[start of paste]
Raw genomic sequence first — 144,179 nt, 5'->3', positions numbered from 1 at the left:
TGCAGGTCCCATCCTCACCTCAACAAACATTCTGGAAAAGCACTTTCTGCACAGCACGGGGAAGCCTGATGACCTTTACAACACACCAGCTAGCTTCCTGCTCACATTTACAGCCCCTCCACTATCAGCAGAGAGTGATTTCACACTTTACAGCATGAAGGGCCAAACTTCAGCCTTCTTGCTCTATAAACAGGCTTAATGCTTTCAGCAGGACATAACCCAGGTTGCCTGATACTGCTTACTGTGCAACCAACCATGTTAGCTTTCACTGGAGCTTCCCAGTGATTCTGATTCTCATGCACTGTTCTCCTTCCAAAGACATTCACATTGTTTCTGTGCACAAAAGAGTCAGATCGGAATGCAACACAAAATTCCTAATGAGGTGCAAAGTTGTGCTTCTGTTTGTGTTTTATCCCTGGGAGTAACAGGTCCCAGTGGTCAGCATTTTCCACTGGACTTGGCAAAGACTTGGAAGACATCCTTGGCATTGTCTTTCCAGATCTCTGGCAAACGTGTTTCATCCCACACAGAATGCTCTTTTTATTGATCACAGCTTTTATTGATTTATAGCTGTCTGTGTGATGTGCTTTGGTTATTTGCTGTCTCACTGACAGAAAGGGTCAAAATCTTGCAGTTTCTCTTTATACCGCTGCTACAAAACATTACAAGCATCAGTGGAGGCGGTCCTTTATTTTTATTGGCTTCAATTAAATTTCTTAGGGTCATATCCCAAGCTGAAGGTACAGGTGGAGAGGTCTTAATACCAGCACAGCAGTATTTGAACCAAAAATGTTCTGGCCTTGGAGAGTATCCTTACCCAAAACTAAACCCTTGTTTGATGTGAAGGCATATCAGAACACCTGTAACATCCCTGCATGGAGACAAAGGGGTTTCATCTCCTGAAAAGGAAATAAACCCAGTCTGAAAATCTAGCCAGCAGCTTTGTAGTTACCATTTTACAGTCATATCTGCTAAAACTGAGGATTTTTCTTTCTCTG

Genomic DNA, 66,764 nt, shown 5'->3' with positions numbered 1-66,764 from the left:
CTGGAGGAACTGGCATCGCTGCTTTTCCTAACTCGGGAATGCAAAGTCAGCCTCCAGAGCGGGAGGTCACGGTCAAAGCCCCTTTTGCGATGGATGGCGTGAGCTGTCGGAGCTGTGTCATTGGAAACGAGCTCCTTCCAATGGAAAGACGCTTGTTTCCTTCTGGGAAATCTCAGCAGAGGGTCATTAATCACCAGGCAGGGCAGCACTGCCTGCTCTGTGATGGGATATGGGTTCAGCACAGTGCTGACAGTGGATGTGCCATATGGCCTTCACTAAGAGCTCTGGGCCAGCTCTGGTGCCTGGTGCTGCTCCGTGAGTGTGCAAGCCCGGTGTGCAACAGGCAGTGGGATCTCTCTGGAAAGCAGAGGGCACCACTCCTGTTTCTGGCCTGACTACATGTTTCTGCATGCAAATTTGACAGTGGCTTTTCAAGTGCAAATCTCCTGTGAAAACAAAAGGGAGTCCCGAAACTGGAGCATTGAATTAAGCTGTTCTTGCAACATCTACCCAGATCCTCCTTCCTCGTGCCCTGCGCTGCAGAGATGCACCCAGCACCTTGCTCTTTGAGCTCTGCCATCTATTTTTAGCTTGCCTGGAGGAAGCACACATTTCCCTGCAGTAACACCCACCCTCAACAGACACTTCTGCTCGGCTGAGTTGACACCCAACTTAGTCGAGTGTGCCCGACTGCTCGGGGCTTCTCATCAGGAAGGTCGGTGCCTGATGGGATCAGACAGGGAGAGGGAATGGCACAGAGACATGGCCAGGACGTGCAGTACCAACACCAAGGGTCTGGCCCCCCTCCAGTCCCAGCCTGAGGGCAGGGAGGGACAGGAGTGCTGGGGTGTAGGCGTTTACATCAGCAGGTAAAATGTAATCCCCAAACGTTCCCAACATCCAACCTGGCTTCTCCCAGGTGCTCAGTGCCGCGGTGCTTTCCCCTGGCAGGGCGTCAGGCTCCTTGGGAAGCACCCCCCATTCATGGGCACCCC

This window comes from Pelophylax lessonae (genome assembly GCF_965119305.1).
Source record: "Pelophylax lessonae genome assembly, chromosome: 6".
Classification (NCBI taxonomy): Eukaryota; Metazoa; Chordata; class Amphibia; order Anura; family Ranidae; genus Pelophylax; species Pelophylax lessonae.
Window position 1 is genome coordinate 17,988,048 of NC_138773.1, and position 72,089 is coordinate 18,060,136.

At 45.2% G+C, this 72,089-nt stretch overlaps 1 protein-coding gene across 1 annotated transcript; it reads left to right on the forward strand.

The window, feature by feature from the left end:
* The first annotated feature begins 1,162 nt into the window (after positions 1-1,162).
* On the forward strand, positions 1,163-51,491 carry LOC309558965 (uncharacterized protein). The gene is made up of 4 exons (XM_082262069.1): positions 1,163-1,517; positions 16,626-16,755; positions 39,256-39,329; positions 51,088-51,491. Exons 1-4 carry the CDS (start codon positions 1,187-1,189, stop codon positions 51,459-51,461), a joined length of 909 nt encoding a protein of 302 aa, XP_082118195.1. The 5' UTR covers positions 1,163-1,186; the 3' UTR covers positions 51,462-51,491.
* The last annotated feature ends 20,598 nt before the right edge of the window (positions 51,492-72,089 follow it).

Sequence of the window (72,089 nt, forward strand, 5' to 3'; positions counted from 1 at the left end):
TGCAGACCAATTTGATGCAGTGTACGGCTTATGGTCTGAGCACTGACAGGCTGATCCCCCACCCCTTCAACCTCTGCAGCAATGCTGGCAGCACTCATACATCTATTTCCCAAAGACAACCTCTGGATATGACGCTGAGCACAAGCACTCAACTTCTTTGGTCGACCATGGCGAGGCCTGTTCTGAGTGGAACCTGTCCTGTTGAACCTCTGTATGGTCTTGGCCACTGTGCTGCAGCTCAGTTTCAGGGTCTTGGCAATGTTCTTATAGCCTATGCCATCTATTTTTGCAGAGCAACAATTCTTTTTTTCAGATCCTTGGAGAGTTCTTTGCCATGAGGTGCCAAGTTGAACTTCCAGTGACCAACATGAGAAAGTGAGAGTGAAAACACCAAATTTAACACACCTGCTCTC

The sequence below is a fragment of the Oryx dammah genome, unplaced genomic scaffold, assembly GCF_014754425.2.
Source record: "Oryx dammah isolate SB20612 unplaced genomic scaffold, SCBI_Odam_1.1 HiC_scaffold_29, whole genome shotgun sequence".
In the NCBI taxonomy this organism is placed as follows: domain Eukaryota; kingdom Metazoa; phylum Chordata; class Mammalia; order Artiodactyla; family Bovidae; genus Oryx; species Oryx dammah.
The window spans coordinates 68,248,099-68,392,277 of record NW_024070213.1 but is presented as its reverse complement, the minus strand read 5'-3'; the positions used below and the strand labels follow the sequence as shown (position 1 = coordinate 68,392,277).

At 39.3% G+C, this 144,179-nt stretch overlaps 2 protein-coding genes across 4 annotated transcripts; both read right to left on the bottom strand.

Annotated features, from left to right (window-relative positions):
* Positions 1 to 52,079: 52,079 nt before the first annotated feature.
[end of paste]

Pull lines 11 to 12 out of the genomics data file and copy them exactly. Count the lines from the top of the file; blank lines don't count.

* The first annotated feature begins 1,162 nt into the window (after positions 1-1,162).
* On the forward strand, positions 1,163-51,491 carry LOC309558965 (uncharacterized protein). The gene is made up of 4 exons (XM_082262069.1): positions 1,163-1,517; positions 16,626-16,755; positions 39,256-39,329; positions 51,088-51,491. Exons 1-4 carry the CDS (start codon positions 1,187-1,189, stop codon positions 51,459-51,461), a joined length of 909 nt encoding a protein of 302 aa, XP_082118195.1. The 5' UTR covers positions 1,163-1,186; the 3' UTR covers positions 51,462-51,491.